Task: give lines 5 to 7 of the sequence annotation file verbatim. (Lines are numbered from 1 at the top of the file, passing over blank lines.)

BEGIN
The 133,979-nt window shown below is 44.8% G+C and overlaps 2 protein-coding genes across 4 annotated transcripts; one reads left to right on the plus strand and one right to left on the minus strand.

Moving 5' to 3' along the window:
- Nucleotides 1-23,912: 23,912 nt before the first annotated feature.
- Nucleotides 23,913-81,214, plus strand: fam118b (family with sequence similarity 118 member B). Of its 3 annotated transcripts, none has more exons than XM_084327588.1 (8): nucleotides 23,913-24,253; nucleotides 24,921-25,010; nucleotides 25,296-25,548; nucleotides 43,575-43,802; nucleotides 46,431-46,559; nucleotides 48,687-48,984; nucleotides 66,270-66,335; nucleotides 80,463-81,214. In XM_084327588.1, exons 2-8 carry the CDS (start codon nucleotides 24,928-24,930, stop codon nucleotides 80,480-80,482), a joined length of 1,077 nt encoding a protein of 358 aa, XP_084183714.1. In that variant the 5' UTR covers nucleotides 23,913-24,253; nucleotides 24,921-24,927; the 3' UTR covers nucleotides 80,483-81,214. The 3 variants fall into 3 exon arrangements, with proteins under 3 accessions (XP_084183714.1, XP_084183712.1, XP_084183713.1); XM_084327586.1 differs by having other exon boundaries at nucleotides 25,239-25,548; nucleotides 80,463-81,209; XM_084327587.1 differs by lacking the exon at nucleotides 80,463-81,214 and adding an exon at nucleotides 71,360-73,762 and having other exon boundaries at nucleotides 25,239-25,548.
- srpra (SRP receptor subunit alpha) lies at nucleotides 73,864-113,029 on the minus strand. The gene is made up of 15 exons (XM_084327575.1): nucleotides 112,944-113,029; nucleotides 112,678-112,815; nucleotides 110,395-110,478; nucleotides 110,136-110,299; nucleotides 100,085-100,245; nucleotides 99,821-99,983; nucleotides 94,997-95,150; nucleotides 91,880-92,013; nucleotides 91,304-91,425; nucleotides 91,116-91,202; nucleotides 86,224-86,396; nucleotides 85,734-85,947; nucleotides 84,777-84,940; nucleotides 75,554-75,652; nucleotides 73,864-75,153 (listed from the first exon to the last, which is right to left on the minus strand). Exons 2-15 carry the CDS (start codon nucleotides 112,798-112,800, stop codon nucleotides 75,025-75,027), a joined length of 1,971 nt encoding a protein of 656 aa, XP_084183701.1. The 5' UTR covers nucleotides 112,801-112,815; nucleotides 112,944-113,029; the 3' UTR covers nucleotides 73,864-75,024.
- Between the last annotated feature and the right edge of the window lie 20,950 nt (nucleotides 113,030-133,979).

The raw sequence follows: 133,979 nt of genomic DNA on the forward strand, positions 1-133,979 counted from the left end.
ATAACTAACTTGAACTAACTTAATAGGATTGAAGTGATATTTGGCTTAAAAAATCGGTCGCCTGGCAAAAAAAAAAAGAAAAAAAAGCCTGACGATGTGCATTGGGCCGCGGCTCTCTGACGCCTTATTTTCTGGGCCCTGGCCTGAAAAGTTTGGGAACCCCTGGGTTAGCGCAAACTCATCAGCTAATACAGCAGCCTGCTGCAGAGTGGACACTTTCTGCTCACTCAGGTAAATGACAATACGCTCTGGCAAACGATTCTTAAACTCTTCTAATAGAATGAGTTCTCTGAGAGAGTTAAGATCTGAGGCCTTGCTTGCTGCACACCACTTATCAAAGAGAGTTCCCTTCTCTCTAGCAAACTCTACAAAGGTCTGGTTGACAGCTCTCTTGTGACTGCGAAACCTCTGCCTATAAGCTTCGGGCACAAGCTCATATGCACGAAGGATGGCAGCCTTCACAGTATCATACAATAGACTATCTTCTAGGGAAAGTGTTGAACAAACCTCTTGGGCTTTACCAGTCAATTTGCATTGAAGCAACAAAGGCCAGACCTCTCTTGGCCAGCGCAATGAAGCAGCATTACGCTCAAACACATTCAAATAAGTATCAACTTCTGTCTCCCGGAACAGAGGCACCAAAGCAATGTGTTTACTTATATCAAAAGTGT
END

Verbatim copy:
- srpra (SRP receptor subunit alpha) lies at nucleotides 73,864-113,029 on the minus strand. The gene is made up of 15 exons (XM_084327575.1): nucleotides 112,944-113,029; nucleotides 112,678-112,815; nucleotides 110,395-110,478; nucleotides 110,136-110,299; nucleotides 100,085-100,245; nucleotides 99,821-99,983; nucleotides 94,997-95,150; nucleotides 91,880-92,013; nucleotides 91,304-91,425; nucleotides 91,116-91,202; nucleotides 86,224-86,396; nucleotides 85,734-85,947; nucleotides 84,777-84,940; nucleotides 75,554-75,652; nucleotides 73,864-75,153 (listed from the first exon to the last, which is right to left on the minus strand). Exons 2-15 carry the CDS (start codon nucleotides 112,798-112,800, stop codon nucleotides 75,025-75,027), a joined length of 1,971 nt encoding a protein of 656 aa, XP_084183701.1. The 5' UTR covers nucleotides 112,801-112,815; nucleotides 112,944-113,029; the 3' UTR covers nucleotides 73,864-75,024.
- Between the last annotated feature and the right edge of the window lie 20,950 nt (nucleotides 113,030-133,979).

The raw sequence follows: 133,979 nt of genomic DNA on the forward strand, positions 1-133,979 counted from the left end.